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Can I hide the type?

Private member is not accessible from outer the class. Private member is inner only unless provide indirect method by pointer or reference.

And I can specify private for type.

For example,

#include <iostream>

class foo {
  class bar {};
  static bar make_bar(void) {
    return bar();
  static void print_bar(bar) {
    std::cout << "bar" << std::endl;
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I hope hide foo::bar. I do not want you make objects of foo::bar type.

In C++11 and later, you can use private types with auto or decltype.

int main(void) {
  foo::make_bar(); // OK
  foo::print_bar(foo::make_bar()); // OK
  foo::bar x = foo::make_bar();    // Error : foo::bar is private
  auto x = foo::make_bar();        // OK : You can use `auto` in C++11 and later
  decltype(foo::make_bar()) y = foo::make_bar(); // OK : You can use `decltype` in C++11 and later

  return 0;
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Is there way to hide the type?

Top comments (2)

jakebman profile image
jakebman • Edited

Are you trying to make client code unable to store a variable of foo::bar?

The intent being that you can foo::print_bar(foo::make_bar()); but not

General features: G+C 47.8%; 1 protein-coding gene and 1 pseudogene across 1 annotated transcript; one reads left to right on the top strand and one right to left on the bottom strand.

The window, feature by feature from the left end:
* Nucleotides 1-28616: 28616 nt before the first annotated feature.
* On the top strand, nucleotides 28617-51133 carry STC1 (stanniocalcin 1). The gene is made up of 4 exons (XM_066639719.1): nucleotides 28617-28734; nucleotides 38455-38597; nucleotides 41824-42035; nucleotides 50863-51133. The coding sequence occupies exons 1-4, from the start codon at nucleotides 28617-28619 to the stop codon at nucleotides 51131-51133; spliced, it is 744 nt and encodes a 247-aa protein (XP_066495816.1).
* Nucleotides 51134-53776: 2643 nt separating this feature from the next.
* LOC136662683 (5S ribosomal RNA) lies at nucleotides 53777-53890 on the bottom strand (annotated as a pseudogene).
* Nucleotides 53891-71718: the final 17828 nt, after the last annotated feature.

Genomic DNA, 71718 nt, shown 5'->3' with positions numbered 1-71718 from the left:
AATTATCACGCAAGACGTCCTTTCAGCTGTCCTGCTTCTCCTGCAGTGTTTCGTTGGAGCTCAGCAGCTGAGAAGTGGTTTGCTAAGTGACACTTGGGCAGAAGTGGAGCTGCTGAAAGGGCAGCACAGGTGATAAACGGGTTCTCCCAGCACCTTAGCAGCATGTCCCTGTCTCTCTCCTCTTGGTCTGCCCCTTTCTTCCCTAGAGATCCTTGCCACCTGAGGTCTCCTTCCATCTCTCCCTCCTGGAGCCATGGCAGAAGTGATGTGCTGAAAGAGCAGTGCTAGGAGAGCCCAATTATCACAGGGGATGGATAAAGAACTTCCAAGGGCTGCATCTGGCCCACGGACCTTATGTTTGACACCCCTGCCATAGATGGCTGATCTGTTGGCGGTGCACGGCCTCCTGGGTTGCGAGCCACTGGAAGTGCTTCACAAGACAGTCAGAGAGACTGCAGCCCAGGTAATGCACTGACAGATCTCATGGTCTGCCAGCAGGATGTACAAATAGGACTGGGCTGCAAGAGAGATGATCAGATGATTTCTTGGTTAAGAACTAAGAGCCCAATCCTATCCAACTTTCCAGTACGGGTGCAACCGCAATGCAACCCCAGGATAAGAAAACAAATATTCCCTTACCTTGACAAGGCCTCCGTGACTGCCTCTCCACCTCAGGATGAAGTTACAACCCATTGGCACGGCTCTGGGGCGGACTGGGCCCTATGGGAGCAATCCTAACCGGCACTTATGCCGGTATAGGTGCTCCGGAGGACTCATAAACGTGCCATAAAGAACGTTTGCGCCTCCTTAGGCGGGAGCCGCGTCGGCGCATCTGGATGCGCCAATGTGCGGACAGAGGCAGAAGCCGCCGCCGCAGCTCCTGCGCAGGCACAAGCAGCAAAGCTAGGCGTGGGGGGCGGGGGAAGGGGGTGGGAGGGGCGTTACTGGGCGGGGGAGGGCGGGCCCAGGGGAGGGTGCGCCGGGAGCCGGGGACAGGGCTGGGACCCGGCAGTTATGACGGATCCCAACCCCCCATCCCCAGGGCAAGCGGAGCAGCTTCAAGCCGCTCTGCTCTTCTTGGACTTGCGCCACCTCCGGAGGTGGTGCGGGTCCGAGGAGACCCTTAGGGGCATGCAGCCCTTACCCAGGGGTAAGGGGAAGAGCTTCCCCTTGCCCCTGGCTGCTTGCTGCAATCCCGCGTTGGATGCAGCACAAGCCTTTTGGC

/*variable*/ x = foo::make_bar();

It's possible to (forward-)declare a type without fully specifying its layout. If you do that, like in the (P)rivate (Impl)ementation pattern, you prevent callers from another compilation unit from being able to create instances of your class.

However, if you do that, foo::make_bar() must return - and foo::print_bar() must accept - a pointer to foo::bar, not an actual foo::bar instance itself. And callers will still be able to store the result from make_bar() into a variable.

If that does not solve your situation, I would look into the various ways that class objects can be created, initialized, and mutated and start removing them from foo::bar until the problem is solved to your satisfaction. For instance, if foo::bar can't be assigned from another foo::bar, you'll prevent x = foo::make_bar(); but not for instance x{foo::make_bar()}; which is at least a good start.

This is a fun puzzle, but I'm wary of going deeper into a solution if this is going to be used in production code. I'd like to hear more about why this restriction is necessary before trying too hard to implement it, because I am wary of The XY Problem and want to solve the underlying problem, not the surface problem.

saitoatsushi profile image

I haven't thought about problem in a concrete situation.

This entry is an episode that I found that what was possible in C++03 became impossible in C++11.